2 results found
Summarizes findings from a three-year study of how new media have been integrated into youth behaviors and have changed the dynamics of media literacy, learning, and authoritative knowledge. Outlines implications for educators, parents, and policy makers.
Part of the Volume on the Ecology of Games: Connecting Youth, Games, and Learning This chapter draws on ethnographic material to consider the cultural politics and recent history of children's software and reflects on how this past can inform our current efforts to mobilize games for learning. The analysis uses a concept of genre as a way of making linkages across the distributed but interconnected circuit of everyday play, software content, and industry context. Organized through three genres in children's software -- academic, entertainment, and construction -- the body of the chapter describes how these genres play out within a production and advertising context, in the design of particular software titles, and at sites of play in after-school computer centers where the fieldwork was conducted.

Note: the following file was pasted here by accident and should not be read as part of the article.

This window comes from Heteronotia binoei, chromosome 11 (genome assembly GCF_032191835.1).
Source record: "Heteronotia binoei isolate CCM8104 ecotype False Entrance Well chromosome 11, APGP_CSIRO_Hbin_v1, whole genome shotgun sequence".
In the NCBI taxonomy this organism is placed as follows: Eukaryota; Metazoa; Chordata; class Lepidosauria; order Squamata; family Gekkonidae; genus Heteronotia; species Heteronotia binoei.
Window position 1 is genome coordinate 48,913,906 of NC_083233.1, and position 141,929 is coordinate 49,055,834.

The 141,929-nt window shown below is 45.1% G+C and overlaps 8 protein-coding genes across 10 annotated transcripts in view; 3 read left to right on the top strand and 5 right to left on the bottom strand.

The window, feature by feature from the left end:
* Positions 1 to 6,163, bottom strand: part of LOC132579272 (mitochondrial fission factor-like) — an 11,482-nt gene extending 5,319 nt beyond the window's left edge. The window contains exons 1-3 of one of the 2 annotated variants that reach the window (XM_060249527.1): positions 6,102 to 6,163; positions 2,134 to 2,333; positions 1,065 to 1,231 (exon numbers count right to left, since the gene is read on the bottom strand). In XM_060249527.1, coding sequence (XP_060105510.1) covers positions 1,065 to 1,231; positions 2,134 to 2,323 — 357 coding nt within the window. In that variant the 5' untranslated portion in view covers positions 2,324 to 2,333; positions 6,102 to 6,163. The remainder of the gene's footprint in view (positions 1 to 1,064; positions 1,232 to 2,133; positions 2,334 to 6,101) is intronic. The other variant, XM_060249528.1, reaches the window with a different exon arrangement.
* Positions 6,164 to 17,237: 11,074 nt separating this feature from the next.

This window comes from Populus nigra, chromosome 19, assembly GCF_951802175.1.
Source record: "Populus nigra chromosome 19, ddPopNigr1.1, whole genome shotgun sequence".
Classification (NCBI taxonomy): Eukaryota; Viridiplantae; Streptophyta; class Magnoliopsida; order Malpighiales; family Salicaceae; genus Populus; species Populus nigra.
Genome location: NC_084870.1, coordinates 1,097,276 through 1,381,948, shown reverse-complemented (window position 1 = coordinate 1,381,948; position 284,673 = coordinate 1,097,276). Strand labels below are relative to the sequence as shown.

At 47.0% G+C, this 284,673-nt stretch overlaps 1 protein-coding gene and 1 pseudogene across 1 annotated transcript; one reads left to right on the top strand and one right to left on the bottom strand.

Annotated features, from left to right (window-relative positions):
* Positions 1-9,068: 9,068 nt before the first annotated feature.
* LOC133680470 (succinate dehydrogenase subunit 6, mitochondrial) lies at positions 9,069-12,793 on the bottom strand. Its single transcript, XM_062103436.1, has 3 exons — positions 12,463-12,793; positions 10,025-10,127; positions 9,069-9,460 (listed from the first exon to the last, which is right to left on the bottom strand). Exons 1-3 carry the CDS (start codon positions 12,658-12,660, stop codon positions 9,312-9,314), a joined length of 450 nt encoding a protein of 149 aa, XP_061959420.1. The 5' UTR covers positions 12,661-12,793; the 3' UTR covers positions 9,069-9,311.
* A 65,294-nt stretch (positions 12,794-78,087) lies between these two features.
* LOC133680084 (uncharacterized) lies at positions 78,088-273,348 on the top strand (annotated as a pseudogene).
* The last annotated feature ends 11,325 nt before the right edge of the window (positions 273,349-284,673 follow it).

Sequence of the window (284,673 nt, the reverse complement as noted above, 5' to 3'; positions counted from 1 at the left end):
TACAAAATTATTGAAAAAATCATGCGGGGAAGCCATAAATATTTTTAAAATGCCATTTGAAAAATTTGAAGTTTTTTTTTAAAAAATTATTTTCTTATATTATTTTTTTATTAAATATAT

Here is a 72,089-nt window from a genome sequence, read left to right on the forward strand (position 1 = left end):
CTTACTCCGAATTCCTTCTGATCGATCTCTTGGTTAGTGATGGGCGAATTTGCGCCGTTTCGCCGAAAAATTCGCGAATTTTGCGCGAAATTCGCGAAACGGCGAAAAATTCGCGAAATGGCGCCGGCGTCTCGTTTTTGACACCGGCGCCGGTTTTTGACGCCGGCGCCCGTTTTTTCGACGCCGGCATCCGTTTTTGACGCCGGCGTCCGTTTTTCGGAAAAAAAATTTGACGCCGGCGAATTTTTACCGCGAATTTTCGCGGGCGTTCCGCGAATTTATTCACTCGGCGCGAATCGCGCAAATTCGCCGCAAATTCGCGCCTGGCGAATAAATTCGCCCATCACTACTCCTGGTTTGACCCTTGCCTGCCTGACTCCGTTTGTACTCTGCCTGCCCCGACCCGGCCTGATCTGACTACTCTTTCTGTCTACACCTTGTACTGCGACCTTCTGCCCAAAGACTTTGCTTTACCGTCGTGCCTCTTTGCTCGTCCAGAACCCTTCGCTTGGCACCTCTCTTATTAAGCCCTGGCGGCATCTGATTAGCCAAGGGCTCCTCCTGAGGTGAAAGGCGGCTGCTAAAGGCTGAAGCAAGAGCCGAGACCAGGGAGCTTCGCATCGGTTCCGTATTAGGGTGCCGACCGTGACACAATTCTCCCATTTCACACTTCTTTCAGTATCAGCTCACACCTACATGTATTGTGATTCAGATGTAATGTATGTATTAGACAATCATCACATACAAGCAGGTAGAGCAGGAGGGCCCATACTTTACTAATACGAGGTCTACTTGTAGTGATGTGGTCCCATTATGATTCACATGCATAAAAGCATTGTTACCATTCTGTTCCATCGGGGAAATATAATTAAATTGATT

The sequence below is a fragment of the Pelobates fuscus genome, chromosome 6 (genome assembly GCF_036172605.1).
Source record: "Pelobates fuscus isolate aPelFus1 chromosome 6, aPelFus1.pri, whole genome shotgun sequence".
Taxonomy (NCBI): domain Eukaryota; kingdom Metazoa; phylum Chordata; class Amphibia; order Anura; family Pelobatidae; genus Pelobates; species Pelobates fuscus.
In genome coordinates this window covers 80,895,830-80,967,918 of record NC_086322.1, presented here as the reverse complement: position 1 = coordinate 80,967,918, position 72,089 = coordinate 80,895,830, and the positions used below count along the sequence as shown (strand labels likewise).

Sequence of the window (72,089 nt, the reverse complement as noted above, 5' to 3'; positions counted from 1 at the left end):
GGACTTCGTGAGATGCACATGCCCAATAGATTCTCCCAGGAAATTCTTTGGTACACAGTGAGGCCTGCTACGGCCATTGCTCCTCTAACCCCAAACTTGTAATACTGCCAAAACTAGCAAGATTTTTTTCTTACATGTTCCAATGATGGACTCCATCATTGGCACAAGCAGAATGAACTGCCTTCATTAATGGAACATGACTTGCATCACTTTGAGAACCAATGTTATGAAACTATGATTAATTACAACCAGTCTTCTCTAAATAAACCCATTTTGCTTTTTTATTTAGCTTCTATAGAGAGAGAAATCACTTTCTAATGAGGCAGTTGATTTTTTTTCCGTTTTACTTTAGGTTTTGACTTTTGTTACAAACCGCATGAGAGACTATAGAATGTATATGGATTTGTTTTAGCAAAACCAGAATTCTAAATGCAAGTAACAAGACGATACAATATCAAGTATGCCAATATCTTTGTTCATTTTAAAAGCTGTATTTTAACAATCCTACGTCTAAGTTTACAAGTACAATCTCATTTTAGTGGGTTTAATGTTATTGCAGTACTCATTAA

Showing 2 of 2 results